In shying away from timely and vigorous investigation of anything involving Trump, the timorous officials not only delayed serving justice but did not avoid political brickbats from Trump’s supporters anyway. Trump’s party had been pushing hard the theme of a supposedly politicized law enforcement bureaucracy even before its more recent hostile reactions to the indictment of Trump regarding the Mar-a-Lago documents. It is difficult to imagine that the themes and reactions would have sounded any different if the officials in the department had conducted investigations with the speed and intensity they deserved. And even a carefully researched article in the Washington Post is unlikely to change the minds of ordinary supporters of Trump who have internalized those themes.

False claims about political bias affecting the work of law enforcement and security bureaucracies undoubtedly are partly just partisan rhetoric. But there probably is a genuine difficulty in understanding the mindset and professional ethic of the public servants who work in those bureaucracies. The people making the claims are political animals; those against whom they are making accusations are not. The latter self-selected into work in which apolitical performance of duties is part of the organization’s code of conduct. Refraining from partisan bias is part of their professional raison d’être.

Of course, people working in bureaucracies have personal political views, which they express in the privacy of the voting booth and possibly openly after they retire. But the resistance to letting any such views contaminate their performance of duty as long as they wear a badge in an organization such as the Department of Justice is strong and reflexive. I have seen the strength of that resistance first-hand in the intelligence community, where part of the organizational code of conduct is neutrality with respect not only to parties and candidates but also to policies. It is thus not surprising that many professionals within the department would strive to the point of excess to avoid doing anything that could possibly be construed as departing from neutrality.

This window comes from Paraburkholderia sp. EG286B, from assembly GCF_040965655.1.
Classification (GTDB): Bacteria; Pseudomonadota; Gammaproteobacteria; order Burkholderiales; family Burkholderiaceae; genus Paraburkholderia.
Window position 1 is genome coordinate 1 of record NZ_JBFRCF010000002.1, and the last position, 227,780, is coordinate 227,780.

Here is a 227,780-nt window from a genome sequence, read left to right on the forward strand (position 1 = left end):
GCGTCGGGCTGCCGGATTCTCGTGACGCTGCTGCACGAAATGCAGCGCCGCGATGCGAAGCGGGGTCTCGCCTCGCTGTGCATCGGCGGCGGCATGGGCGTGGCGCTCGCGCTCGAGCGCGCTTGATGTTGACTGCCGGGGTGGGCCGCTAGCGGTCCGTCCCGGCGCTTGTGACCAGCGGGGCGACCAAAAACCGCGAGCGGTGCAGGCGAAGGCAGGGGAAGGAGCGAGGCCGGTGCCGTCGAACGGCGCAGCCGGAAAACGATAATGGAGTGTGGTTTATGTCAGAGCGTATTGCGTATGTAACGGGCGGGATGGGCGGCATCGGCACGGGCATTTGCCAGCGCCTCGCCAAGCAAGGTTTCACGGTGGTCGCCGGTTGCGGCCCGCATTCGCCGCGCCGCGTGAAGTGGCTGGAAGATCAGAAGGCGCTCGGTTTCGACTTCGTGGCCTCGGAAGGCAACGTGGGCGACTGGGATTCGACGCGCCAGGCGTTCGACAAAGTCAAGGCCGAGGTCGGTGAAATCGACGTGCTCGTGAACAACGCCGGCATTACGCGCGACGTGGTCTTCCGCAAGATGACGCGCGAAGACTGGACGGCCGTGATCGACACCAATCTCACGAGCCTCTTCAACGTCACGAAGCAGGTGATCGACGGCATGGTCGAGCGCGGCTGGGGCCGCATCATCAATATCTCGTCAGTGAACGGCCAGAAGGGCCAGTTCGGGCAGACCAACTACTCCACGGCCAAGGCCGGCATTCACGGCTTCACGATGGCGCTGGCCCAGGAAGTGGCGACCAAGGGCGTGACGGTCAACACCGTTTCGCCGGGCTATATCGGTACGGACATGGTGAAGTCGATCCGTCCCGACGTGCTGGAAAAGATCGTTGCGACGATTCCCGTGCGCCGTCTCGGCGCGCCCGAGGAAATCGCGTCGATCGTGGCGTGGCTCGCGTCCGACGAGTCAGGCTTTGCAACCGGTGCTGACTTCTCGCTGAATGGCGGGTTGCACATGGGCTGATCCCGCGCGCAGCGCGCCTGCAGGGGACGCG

The false accusations about bias have multiple costs. They are, in the first instance, slurs against honest people doing their jobs with dedication. They impede the full and proper functioning of something like a law enforcement agency in the current matters involving Trump. They create a constituency for possible moves that really would weaponize law enforcement and make the Department of Justice a political servant of whoever happens to occupy the White House.

Even if those advocating such destructive moves do not get the opportunity to make them, the false accusations encourage over the long term more of the sort of mission-impairing hesitancy that the Post article describes. The damaging falsehoods centered on Trump will lead investigators and prosecutors in the future—faced with cases involving other politicians well after Trump has left the scene—to be afraid to pursue a case vigorously to wherever the facts may lead.

Paul Pillar retired in 2005 from a twenty-eight-year career in the U.S. intelligence community, in which his last position was as a National Intelligence Officer for the Near East and South Asia. Earlier he served in a variety of analytical and managerial positions, including as chief of analytic units at the CIA covering portions of the Near East, the Persian Gulf, and South Asia. Professor Pillar also served in the National Intelligence Council as one of the original members of its Analytic Group. He is also a contributing editor for this publication.